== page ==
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Adsorption of charged macromolecules on a gold electrode

  • Barten, D.
Publication Date
Jan 01, 2003
Wageningen University and Researchcenter Publications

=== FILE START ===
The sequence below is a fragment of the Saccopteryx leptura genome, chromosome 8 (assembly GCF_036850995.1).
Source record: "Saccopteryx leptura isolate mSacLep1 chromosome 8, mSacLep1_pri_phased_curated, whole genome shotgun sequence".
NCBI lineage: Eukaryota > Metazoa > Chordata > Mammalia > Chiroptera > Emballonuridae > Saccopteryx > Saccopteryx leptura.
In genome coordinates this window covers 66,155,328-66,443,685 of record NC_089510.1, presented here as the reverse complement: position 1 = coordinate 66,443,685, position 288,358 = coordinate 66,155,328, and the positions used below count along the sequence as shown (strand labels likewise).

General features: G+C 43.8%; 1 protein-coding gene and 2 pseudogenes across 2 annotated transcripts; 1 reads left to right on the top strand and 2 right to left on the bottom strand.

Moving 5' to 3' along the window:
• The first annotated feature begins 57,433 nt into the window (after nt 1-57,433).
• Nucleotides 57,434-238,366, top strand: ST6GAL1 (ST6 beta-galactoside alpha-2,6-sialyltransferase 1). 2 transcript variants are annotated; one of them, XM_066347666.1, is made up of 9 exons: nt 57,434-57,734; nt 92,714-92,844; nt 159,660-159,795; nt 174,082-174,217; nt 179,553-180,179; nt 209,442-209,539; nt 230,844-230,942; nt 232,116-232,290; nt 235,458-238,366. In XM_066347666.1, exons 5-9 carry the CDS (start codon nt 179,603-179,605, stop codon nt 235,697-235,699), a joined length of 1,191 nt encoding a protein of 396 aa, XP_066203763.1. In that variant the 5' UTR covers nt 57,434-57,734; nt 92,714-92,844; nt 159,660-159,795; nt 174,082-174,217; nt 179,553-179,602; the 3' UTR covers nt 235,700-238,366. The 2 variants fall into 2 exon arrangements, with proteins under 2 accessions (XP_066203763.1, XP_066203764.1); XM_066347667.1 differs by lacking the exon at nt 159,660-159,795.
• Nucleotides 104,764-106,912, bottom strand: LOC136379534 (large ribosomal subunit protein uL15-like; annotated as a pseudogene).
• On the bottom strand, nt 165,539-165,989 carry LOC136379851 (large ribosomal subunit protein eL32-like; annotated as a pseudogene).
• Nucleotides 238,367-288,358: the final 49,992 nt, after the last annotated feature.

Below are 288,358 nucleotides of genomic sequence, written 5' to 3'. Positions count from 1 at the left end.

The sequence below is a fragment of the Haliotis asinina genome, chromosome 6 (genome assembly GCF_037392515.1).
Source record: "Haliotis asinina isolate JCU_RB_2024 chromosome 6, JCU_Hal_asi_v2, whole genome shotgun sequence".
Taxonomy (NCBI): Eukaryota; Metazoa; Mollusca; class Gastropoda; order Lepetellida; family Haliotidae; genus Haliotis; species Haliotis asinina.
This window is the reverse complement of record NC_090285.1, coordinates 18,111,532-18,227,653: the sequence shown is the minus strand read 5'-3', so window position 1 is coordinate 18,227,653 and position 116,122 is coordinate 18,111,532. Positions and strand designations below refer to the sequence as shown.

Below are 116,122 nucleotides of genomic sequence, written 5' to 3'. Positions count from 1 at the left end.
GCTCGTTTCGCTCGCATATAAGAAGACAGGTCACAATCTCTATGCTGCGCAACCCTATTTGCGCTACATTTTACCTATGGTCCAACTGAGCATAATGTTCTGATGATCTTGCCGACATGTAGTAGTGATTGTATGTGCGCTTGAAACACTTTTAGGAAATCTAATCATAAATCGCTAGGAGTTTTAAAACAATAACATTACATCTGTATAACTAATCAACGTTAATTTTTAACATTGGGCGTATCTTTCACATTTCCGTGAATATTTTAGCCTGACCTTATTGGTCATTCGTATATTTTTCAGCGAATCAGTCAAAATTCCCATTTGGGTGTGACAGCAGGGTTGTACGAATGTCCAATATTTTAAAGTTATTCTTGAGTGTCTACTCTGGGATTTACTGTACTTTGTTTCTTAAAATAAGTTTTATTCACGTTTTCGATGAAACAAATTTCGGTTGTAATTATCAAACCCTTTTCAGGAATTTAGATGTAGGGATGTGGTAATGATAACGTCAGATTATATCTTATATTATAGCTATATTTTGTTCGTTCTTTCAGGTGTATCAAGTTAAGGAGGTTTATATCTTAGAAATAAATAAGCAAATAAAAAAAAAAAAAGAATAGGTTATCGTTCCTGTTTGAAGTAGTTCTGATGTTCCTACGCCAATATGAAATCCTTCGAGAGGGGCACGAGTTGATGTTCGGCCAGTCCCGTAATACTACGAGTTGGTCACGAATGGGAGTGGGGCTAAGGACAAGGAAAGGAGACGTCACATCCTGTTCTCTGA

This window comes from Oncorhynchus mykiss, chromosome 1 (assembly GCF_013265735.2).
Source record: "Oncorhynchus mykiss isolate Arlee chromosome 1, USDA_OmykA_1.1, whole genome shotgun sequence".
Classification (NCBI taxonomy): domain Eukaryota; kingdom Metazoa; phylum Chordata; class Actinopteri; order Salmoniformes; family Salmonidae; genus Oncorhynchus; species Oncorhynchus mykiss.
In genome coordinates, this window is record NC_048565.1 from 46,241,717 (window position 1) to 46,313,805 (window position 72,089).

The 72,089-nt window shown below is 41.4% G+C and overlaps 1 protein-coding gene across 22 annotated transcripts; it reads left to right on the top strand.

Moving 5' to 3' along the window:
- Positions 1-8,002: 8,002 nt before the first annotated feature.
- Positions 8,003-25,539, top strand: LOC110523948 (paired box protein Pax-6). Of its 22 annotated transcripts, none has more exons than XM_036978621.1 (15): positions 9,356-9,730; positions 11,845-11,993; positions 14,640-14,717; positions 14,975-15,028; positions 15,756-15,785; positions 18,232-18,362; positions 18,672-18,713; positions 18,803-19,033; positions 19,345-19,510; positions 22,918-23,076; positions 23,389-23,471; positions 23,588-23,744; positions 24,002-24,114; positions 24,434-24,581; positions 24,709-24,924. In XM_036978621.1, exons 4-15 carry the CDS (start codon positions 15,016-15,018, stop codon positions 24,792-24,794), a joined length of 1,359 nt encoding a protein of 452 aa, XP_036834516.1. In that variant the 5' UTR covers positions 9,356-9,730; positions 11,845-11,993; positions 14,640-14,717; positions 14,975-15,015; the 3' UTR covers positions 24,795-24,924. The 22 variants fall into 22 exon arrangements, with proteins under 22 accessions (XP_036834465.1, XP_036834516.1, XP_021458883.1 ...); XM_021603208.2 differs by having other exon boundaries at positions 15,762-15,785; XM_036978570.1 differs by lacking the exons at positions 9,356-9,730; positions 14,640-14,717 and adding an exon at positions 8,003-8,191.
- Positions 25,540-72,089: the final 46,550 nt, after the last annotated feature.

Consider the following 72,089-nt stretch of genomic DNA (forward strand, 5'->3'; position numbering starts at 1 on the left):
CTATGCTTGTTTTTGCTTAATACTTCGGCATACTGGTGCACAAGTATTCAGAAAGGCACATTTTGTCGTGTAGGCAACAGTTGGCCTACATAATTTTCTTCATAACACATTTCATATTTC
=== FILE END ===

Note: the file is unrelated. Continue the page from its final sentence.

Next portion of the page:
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In this thesis we have examined the role of electrostatic interactions in the adsorption of charged macromolecules from aqueous solution to a solid surface and the possibilitiesfor manipulatingthis process through the electric potential of the interface. Gold has been used as the adsorbent surface, and before studying theadsorption ofseveral types of macromolecules onto this substrate we have determined the dependence of the double layer potential of the gold on the pH and on the externally applied potential across the gold/electrolyte solution interface.Chapter 2 describes a colloidal probe atomic force microscopy study on the electric double layer of a gold electrode in aqueous solutions. The double layer potentials of the gold surface were obtained by fitting force-distance curves for the interaction with a spherical silica particle to the DLVO theory. It was found that the gold electrodeombinesthe features of reversible andpolarizableinterfaces, i.e., its charge and potential are determined by both the solution pH and the external potential. The pHlependenceis attributed to proton adsorption anddesorptionfromoxidicgroups at the gold surface. In the potential range studied, the double layer potentialyfvaries linearly with the applied potential; at a background electrolyte concentration of 1mM, the variation inyi* is roughly 10% of that in the applied potential. The potential of zero force (the external potential at which ^ - 0) varies with pH. The various features of the gold/electrolyte interface are described well by anamphifunctionaldouble layer model, which takes into account the simultaneous effects of the external potential across the interface and the association/dissociation of functional surface groups. The results of this study form the basis of the interpretation of adsorption studies on gold as a function of pH and externally applied potential, described in chapters 4, 5 and 6.Chapter 3 addresses the sensitivity of thereflectometerset-up for our adsorption studies as .well as the electro-optic effect. The electro-optic effect involves a change in the optical properties of the gold electrode as a result of applying a potential. This leads to a change in thereflectometersignal. Furthermore, calculations and measurements concerning the sensitivity ofreflectometermeasurements in studying the adsorption of charged polymers from aqueous solution onto gold are presented. This provides a measure for the reproducibility of the adsorption data obtained withreflectometry. The gold substrate is in fact a thin gold film (15 nm) on a silicon wafer. Between the gold film and the waferaS am layer of titanium has been deposited for better attachment. The sensitivity-factor/4,was calculated by modelling the system as a stack of layers of uniform refractive index. The influence of several parameters, such as the layer thickness of the gold and the angle of incidence of the laser beam, on the sensitivity of thereflectometerset-up was examined In the range of potentials applied (-0.2 to +0.6 V vs. Ag/AgClreference electrode) it was round thattrieelectro-optic effect is significant compared to the change in thereflectometeroutput signal •esultingfrom adsorption. The sensitivity factorAs, however, is much less affected by the electro-optic effect than by the effect of inaccuracies in the system parameters. Therefore, by recording a baseline at the same applied potential as at which adsorption is monitored, adsorption data can be obtained without interference of the electro-optic effect. The experimental error in the adsorption measurements is generally between 2-7% and is dominated by the uncertainty in the thickness of the gold film.In chapters 4, 5 and 6 the adsorption of charged macromolecules onto gold as measured usingreflectometry, is described. Generally, the adsorption kinetics anddsorbedamounts are determined as a function of the concentrationotthe macromolecule, the electrolyte concentration and the double layer potential of the gold. The double layer potential of the gold is varied through the pH as well as by applying an external potential. By comparing the results of adsorption measurements performed under pH control and under external potential control, effects of conformational changes and changes in the charge of the molecule in solution can beeparatedfrom effects of the variation electrostatic interactions between the molecule and the adsorbing surface.Chapter 5 describes the adsorption of a fifth generationdendrimer, 1,4-diaminobutanepoly(propyleneimine). The charge of this molecule is determined by the solution pH. It is a spherical molecule and conformational changes are limited. The electrolyte concentration and the pH of the solution do not have any significant effect on the total adsorbed amount. Neitherdothe initial adsorption rates as a function of pH and as a function of applied potential follow the electrostatic interactions, on the contrary. From this, it was concluded that electrostatics is not the dominant factor in the adsorption process. However, the total adsorbed amount shows linear decrease with increasing applied potential, similar to want was found for the adsorption of PVP* onto gold. We assume that the effect of the applied potential on the adsorbed amounts is an indirect one, e.g., stemming from an increase in binding strength betweendendrimerand metallic surface sites with decreasing applied potential.Protein adsorption onto gold was examined in chapter 6.Lysozymewas chosen as theadsorbatebecause the structure of this protein is relatively stable. For such a "hard" protein electrostatic interactions in the adsorption process are believed to be more important than for proteins with low internal stability, especially when thesorbentsurface is hydrophilic. The charge and structural stability of the protein varies with the solution pH. As for thedendrimersit was found thatlysozymeadsorption from aqueous solution onto gold is not controlled by electrostatic interactions. The initial adsorption rate is neither dependent on the electrolyte concentration and pH, nor on the externally applied potential. Quite unexpectedly, we found that the adsorbed amounts at constant pH exhibit a minimum around the potential of zero charge of the gold surface and increase more than linearly for decreasing as well as increasing potential. The curves of adsorbed amounts versus applied potential show a remarkable similarity with so-calledelectrocapillarycurves for metallic electrodes. This is a strong indication that the interfacial tension of the gold/solution interface is an important factor in the adsorption process. At the positive and negative sides of the double layer potential window that could be studied, the adsorbed amount approaches the value corresponding to a full monolayer of undisturbedlysozymemoleculesidsorbed'side-on'. Therefore, it is concluded that at the high-energy gold surface thelysozymemolecules undergo conformational changes, but as the interface becomes more polarized and the interfacial tension decreases, the extent of the surface-induced conformational changes decreases. This conclusion is corroborated by the dependence of the adsorbed amount on the pH, which reflects the combined effects of the change in interfacial tension with double layer potential and the decrease in structural stability with decreasing pH.Chapter 7 contains a number of general conclusions and suggestions for furtheresearch. It was concluded that our approach has been successful for determining the relative importance of electrostatic interactions in the adsorption process of charged macromolecules onto the gold substrate. The choice fix gold as thesorbentsurface has proven to be very suitable for our adsorption studies because of itsamphifunctionalcharacter. A disadvantage is die high surface energy of gold, winch makes that many kinds of molecules readily adsorb and that the role of electrostatics in adsorption processes is somewhat limited rather than dominantThismay be avoided by surface modification, for example attaching athiollayer with proton binding functional groups to the gold surface. By doing so, the surface is stillaraphifimctionaland the surface energy is lowered at the same time. Another possible advantage of surface modification is that the range in which the double layer potential can be varied is larger, because the density of proton binding sites can be made high andredoxreactions are somewhat suppressed. In this thesis only one type of protein was investigatedSincethe properties of proteins vary quite substantially from one protein to another, it is recommended to perform similar experiments with different types of proteins, possibly using a less high-energetic surface. Thepossibilities to control adsorption of macromolecules on metal electrodes seemsto be limited.Desorptionby changing the applied potential never occurred. Neither was it possible to affect the kinetics by raising an electrostatic barrier. For PVP" anddendrimerthe latter is presumably resulting from charge compensation by the presence ofcounterionswithin the molecules. Self-consistent field model calculations may help to get more insight in these aspects.